The Background for the Thoughts

   One could say that the background for the time of Enlightenment comes all the way back from Antiquity. The cornerstone for the Enlightenment-way-of-thinking could have been placed when Thomas Aquinas recovered the Aristotelian logic in the 13th century. That particular logic was used to defend the dogmas of Christianity a couple of centuries later in the hands of other thinkers as they tried to replace every aspect of faith with logic. These thinkers were known as “scholastics” and Voltaire, one of the most influential philosophers of Enlightenment who we are going to get to know better later, often referred to them as “doctors”, by which he meant “doctors of theology”.

The Course of Politics and Economy

   During the late Middle Ages peasants had started moving from the rural estates to the towns in search of increased freedom and economic prosperity: this continued during the Enlightenment. The population had increased immensely; the inhabitants had nearly doubled in number since there hadn’t been any bigger or more harmful conflicts in the 17th century. The towns became more crowded as people from the countryside, mostly peasants, moved to them and more food was needed. In the 18th century the agricultural revolution started to develop: new machines were invented and the rotation of crops became more effective.

   Still the towns were in a rather bad condition: they weren’t properly lit; they were dirty since the disposal system was nearly non-existent and they smelled bad. Also the public health was a problem but as the agriculture developed it started to advance too. Hospitals became more common and eventually the methods of medication were improved. However, most of the peasants who moved to the towns didn’t find what they were looking for, but became even poorer beggars wandering along the streets searching for food or money.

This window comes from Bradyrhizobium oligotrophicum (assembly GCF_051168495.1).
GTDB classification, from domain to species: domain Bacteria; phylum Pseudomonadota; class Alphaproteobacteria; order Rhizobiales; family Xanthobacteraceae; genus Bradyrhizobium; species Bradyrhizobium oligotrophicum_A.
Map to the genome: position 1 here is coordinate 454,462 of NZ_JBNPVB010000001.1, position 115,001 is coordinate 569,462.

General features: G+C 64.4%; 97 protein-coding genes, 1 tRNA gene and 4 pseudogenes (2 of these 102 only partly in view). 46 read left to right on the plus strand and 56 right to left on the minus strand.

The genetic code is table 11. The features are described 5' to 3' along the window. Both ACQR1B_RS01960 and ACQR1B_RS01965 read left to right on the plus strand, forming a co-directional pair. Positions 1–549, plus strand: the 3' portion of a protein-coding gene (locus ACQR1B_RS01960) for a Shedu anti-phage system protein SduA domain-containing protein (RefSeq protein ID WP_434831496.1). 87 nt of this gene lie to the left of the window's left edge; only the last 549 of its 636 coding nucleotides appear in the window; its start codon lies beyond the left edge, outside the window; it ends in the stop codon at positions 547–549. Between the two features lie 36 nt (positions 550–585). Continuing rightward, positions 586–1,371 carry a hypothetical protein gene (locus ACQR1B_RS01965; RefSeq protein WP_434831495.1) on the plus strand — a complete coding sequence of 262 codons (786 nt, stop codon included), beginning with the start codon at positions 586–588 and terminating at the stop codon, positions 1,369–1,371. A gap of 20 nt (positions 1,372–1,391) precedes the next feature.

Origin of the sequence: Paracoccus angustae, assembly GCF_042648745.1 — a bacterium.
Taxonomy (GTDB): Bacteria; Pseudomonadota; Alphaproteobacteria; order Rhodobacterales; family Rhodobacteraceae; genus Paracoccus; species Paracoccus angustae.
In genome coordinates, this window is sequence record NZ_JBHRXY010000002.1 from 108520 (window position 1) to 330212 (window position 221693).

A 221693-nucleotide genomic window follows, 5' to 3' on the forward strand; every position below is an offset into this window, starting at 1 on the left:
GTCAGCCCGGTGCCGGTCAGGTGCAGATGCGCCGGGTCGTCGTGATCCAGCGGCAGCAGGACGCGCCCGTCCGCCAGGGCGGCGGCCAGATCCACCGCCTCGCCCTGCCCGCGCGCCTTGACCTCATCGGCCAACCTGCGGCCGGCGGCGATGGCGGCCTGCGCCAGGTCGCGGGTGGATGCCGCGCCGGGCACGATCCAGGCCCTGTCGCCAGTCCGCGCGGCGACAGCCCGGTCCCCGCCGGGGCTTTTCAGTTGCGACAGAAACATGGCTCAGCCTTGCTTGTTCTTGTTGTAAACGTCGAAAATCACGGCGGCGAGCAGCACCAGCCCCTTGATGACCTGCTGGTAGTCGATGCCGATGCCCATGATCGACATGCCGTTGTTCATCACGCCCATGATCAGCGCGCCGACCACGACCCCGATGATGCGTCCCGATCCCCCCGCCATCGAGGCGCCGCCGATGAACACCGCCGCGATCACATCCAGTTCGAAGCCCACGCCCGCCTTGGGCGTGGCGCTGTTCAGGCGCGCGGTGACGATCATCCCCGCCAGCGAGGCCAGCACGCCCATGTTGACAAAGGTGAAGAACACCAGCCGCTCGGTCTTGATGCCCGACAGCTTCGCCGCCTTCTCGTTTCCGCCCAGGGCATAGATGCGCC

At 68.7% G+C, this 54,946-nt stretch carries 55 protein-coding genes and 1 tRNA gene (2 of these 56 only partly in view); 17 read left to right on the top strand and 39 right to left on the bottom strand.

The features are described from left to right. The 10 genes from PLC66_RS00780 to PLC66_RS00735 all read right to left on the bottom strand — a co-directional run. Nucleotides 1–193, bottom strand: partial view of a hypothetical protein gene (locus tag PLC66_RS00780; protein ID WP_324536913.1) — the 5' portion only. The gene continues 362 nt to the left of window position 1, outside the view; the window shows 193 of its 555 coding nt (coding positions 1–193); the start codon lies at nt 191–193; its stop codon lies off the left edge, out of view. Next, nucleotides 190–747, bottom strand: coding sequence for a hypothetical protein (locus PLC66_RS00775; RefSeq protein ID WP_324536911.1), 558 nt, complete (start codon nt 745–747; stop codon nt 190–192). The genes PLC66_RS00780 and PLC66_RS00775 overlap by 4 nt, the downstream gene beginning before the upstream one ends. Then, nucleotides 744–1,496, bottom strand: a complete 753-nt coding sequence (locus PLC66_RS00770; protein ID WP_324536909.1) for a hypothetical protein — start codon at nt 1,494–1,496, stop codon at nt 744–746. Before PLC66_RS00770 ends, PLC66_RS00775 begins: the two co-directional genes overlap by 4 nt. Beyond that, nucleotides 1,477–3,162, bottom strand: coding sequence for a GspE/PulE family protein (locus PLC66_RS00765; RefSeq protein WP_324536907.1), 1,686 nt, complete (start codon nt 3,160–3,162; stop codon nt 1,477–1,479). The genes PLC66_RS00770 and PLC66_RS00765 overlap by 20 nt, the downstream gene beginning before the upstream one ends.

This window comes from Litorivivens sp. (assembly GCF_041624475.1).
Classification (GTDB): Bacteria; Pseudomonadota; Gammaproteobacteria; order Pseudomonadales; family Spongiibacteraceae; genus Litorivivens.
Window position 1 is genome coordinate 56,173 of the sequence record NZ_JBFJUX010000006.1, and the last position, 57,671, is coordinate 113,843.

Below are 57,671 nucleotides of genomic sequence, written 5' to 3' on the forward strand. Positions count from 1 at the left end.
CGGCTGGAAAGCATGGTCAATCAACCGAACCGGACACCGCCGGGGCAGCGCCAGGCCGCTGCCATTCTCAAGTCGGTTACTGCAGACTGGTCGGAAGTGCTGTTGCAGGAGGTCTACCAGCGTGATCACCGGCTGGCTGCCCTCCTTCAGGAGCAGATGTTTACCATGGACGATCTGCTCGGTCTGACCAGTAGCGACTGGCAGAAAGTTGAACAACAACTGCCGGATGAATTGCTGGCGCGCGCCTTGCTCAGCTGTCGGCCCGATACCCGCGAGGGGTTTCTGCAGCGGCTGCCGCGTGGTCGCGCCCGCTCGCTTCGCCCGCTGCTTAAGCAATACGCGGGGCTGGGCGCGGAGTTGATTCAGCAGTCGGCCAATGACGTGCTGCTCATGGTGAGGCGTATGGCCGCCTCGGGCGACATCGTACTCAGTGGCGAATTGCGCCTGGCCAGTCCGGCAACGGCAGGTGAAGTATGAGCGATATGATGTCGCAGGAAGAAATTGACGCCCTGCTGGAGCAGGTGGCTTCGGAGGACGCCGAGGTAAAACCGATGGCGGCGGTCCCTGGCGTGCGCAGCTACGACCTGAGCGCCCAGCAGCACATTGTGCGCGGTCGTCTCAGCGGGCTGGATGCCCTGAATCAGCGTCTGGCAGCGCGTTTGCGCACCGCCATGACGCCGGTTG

During the Renaissance trade and communication had improved and also the stage of economy had increased. Many people started to realize that things could be changed: new businesses could be begun, new governments formed and new laws passed. As people tried to stabilize the power of the new institutions, the pressure for change continued to grow. Often the stabilization was tried to do by claiming the support of the tradition but that wasn’t enough anymore. Something new was what people wanted.

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   A new class of merchants emerged when the wealth brought back from Asia and the Americas started to attract a bunch of people. These people had their own ideas of how the world should be and they became major agents of change in arts, government and economy. They became so wealthy and powerful that they were able to partially displace the aristocracy’s power that had been rooted in the ownership of land.

   During the Renaissance individualism was shown strongly in arts but now the new merchant class, who were naturally convinced that their earnings were the result of ...

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